summary of this weeks teaching august 28 2014

Summary of Ebola talk

thanks Eimhear for a comprehensive review of recent updates on Ebola.
Today the WHO has predicted a worse case scenario of up to 20000 cases before the end of this epidemic is brought undercontrol (hopefully by the middle of next year) .The BBC reports that it is thought that the actual number of cases may be 4 x the advertised 3000 . The measures needed to control the outbreak will cost 500 million dollars and will involve 175 international case workes and more than 10 thousands national workers

current quick glance guidelines/ algorithm are available via the HSE website here

Precautions involve using personal protective gear ( Face mask , water proof gown, gloves over gown , closed shoes , eye shied ) . Although no droplet spread as such , infection occurs when there is close contact with bodily fluids ( semen , saliva , faecies , blood.) it appears that this fluid must come into contact with mucosa or broken skin. The virus can survive for many months in body secretions. Health workers within one metre contact are at risk unless full PPE is used

In our institution the current hospital protocol is that a patient that has any risk should be transported from triage to AAU ( with personel using PPE ) . The triage room should then be disinfected ( standard chlorhexidine etc)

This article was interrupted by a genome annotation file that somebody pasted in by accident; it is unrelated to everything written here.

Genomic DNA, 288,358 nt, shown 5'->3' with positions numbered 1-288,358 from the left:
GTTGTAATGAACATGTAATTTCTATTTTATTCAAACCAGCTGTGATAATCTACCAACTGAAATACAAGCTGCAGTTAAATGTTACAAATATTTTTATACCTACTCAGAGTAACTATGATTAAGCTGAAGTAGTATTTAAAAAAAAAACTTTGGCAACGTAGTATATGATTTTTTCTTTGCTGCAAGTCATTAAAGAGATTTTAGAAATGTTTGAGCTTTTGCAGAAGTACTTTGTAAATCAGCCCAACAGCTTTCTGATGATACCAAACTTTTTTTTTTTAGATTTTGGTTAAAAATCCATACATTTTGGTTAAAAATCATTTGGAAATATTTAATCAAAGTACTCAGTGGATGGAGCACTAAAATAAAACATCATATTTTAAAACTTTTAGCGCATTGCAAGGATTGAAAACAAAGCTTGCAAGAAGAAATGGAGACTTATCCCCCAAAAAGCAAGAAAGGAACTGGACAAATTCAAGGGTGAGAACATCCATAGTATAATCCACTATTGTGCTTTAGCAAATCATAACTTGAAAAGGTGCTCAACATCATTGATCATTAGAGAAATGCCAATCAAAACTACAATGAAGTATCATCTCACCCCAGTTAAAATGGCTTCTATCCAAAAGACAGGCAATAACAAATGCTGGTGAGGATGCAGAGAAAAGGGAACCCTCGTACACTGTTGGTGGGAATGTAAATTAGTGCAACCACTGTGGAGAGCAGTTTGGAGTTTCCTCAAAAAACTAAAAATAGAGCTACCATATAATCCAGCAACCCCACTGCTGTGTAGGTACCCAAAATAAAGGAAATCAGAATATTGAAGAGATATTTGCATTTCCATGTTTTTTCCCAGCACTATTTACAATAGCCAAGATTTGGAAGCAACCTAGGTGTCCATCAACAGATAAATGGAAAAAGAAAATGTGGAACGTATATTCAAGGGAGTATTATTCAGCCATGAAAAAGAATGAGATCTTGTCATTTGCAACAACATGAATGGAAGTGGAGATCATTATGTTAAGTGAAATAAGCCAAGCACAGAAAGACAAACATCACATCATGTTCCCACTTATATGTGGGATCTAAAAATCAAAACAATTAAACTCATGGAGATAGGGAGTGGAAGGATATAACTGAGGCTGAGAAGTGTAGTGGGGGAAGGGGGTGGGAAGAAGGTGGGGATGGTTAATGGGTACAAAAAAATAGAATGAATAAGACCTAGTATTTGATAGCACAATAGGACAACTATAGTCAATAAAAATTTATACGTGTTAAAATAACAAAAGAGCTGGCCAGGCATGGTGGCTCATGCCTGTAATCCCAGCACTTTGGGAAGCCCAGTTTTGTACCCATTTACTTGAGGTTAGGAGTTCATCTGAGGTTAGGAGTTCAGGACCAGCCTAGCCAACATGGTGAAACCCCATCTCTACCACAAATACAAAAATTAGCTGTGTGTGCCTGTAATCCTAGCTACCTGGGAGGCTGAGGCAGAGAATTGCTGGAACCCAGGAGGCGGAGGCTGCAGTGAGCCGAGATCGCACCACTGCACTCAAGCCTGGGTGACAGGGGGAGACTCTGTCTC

Currently our ED is not equipped to handle suspected cases

Thanks also to Marcus Chou ( ENT consultant) for part one of ENT review – Epistaxis

to summarise
-epistaxis is common ( exact prevalence uncertain because it is mostly self limiting at home ) . Ninety percent idiopathic
– the management of epistaxis is the responsibility of ED until ENT takes over.
– ED may end up being responsible for the active treatment and resuscitation right up until the unstable patient is taken to theatre by ENT

Some of the essential equipment in ed must include
Head light source ( unless you have three hands)
Nasal speculum – do ed doctors really know how to hold a nasal speculum?

ENT suction

Co phenylcaine

Appropriate packing – rapid rhino  > merocel
Alternatives include ………
Silvernitrite sticks ( remember you just apply DRY for a second or two – to avoid septal perforation or unsightly staining of skin)

ED doctors know how to resuscitate ( I hope) – access/ airway / opiate analgesia prn/ monitoring
Remove clot with suction
apply cophenylcaine ( 120 euros per bottle )
use cotton wool or plegets as an added measure these can be soaked in cophenylcaine
visualize littles area
cauterise culprit vessel with care
pack with rapid rhino if this fails
pack ohter side with rapid rhino if this fails
take out and use standard packing if this fails – patient will not be liking this !

posterior bleeds are uncommon < 5 percent and are treated with tampnade ( ie a Foley catheter baloon to seal off the posteior part of nasal cavity in conjunction with packing and forceps at nose to hold taught – these patients will need to go to theatre and all patients will need ENT admission – current dogma recommends that packs stay in for three days and that antibiotics are given